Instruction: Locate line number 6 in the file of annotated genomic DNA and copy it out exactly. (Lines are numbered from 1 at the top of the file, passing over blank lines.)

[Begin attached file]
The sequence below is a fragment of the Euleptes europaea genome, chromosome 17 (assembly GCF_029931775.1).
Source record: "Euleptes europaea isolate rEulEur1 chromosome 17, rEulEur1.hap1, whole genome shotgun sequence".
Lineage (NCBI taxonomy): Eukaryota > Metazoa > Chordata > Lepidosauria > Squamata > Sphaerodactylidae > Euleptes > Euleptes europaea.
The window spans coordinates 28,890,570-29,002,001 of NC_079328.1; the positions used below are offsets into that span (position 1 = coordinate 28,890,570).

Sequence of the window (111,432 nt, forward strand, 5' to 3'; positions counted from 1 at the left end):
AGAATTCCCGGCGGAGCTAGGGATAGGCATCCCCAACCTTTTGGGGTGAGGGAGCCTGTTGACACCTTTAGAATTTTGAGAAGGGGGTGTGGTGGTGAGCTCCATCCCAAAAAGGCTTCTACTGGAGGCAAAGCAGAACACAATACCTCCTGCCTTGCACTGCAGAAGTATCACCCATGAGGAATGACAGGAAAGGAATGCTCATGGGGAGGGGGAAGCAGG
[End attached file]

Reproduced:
AGAATTCCCGGCGGAGCTAGGGATAGGCATCCCCAACCTTTTGGGGTGAGGGAGCCTGTTGACACCTTTAGAATTTTGAGAAGGGGGTGTGGTGGTGAGCTCCATCCCAAAAAGGCTTCTACTGGAGGCAAAGCAGAACACAATACCTCCTGCCTTGCACTGCAGAAGTATCACCCATGAGGAATGACAGGAAAGGAATGCTCATGGGGAGGGGGAAGCAGG